Wednesday, November 10, 2010

Book-A-Day 2010 # 280 (11/10) -- Miki Falls, Vol. 3: Autumn by Mark Crilley

Suspension of disbelief is a fragile thing, easy to break -- and it can sometimes be broken just by attenuation. I read the first two volumes of Miki Falls nearly three years ago, as they were being published, and I'd completely forgotten the Maguffin of the series when I finally got back to the third volume, Autumn, last month.

That Maguffin -- which I don't intend to give away here, even though that may turn this review flabby, nonspecific, and euphemistic, so be warned -- is very appropriate for the manga-inspired storyline and art-style of Miki Falls, and is also the kind of thing that's perfectly designed to torque up this young-lovers-against-the-world story, so it's actually exceptionally well-chosen for the needs of Miki Falls. But it's also the sort of element that requires an industrial-sized suspension of disbelief, and -- given the long time between when I read the first half of the story and now -- my disbelief had slowly worked its way down from the vast heights that I'd winched it up to while reading those books.

Autumn ratchets up the tension, as is appropriate for the third act of a four-act work, and that Maguffin is most of the mechanism for doing so -- our heroine, Miki, and her new boyfriend, Hiro, want to be together, but There Are Reasons why they shouldn't be, and those reasons are much larger and more serious than any teen readers will ever have dealt with in their own lives. (Though, of course, teens are famous for thinking that their relatively minor restrictions and rules are horribly demanding chains that will scar their entire lives -- so readers closer to Miki's age will certainly have an easier time hauling their disbelief to the rafters than I did.) There's no final answer here, as of course there won't be (until the fourth book, Winter), but it does get much more difficult for Miki and Hiro, as of course it must be.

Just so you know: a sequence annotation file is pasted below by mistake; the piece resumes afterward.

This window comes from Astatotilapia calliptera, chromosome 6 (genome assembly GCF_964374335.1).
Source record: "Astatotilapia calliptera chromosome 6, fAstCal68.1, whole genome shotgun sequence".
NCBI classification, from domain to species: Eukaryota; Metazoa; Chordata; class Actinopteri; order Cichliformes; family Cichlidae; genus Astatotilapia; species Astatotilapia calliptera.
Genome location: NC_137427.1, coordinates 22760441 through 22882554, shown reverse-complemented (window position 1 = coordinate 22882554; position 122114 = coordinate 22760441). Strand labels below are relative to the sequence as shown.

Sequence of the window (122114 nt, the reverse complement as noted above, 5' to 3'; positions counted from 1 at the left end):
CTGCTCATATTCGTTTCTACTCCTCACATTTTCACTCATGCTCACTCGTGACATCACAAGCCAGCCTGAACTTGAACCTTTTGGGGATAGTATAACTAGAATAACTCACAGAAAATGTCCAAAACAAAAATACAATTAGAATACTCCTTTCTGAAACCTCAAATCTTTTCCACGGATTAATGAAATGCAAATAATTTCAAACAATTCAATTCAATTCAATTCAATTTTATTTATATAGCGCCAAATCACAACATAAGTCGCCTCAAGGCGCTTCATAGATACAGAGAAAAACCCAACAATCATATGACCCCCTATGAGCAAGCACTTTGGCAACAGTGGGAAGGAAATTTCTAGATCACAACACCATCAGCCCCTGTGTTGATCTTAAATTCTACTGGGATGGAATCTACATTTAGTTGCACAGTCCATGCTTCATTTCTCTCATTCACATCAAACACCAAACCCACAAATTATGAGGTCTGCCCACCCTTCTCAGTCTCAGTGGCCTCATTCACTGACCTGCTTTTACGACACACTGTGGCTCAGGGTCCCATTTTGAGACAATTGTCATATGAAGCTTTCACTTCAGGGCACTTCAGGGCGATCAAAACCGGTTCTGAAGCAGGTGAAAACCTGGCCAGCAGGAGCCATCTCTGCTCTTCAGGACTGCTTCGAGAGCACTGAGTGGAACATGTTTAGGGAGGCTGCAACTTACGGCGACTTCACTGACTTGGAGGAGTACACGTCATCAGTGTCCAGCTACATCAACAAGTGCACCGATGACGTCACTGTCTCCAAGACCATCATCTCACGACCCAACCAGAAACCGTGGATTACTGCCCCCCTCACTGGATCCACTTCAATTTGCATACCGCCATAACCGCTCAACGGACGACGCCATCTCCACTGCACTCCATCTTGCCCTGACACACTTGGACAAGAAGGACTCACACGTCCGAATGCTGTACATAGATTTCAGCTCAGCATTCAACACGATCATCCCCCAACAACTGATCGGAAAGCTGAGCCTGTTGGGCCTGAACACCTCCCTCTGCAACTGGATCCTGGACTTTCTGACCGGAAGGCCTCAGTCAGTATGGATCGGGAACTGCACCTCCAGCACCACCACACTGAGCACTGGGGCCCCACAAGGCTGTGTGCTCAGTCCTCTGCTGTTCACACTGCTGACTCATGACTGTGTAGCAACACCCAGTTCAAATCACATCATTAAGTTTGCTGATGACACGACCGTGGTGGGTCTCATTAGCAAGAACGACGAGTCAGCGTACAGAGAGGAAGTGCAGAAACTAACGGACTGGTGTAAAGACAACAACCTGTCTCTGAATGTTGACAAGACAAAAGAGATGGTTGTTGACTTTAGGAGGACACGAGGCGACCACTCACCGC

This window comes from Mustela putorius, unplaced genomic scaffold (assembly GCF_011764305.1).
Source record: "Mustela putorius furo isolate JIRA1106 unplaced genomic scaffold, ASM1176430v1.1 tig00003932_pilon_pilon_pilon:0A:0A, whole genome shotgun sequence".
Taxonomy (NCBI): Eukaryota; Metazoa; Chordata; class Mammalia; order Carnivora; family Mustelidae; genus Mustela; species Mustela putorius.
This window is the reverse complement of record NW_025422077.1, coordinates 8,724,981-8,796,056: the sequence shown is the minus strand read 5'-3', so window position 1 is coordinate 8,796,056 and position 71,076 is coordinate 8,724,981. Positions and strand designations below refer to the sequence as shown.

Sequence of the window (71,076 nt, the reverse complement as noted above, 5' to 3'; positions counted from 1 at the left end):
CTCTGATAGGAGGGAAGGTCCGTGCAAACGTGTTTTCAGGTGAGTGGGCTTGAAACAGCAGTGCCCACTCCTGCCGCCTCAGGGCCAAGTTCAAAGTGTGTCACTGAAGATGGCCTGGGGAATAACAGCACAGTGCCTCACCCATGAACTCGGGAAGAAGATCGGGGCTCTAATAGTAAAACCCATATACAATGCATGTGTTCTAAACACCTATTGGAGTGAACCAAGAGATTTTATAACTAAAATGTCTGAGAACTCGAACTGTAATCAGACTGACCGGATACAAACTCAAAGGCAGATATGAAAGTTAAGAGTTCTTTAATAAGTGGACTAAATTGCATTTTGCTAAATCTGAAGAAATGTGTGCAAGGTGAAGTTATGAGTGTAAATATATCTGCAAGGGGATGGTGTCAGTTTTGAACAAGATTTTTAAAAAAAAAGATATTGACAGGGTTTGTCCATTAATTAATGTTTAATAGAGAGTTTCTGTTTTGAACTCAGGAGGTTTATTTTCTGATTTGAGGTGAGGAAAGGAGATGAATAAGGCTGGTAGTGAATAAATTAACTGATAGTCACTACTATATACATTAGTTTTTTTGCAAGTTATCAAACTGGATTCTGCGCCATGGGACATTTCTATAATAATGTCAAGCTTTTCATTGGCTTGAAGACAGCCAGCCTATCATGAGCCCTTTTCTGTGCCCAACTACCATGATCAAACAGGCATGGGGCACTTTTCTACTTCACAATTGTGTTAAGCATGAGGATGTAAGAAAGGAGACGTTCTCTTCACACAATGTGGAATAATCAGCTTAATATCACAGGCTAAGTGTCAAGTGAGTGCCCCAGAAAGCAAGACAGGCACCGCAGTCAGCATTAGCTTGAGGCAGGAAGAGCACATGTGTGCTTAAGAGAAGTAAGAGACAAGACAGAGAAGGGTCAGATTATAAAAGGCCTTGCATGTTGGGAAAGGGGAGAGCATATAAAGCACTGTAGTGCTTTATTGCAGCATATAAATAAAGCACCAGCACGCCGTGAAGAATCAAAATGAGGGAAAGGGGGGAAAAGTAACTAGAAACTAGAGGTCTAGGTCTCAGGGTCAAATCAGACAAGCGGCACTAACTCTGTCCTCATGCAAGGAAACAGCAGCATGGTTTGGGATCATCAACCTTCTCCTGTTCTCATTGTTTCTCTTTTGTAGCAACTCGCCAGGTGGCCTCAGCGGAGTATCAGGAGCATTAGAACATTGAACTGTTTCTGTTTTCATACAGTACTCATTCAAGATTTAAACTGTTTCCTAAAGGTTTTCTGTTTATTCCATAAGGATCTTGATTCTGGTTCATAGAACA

So I find that I can't say much about Autumn -- it is nice seeing Crilley stretch himself and work for a somewhat older audience than his lovely Akiko books, but Miki Falls has a similarly sturdy generic framework and only mildly greater depth than the Akiko stories. And his art is clean and expressive in a nearly animation-cell way -- despite the Japanese setting and themes, the art doesn't owe much to manga influences -- though his characters have only the barest vestige of noses much of the time. Miki Falls is undoubtedly much better if one is still an overdramatic teen, but it's pretty good regardless, as long as you can accept the premise for the length of the story.

Book-A-Day 2010: The Epic Index

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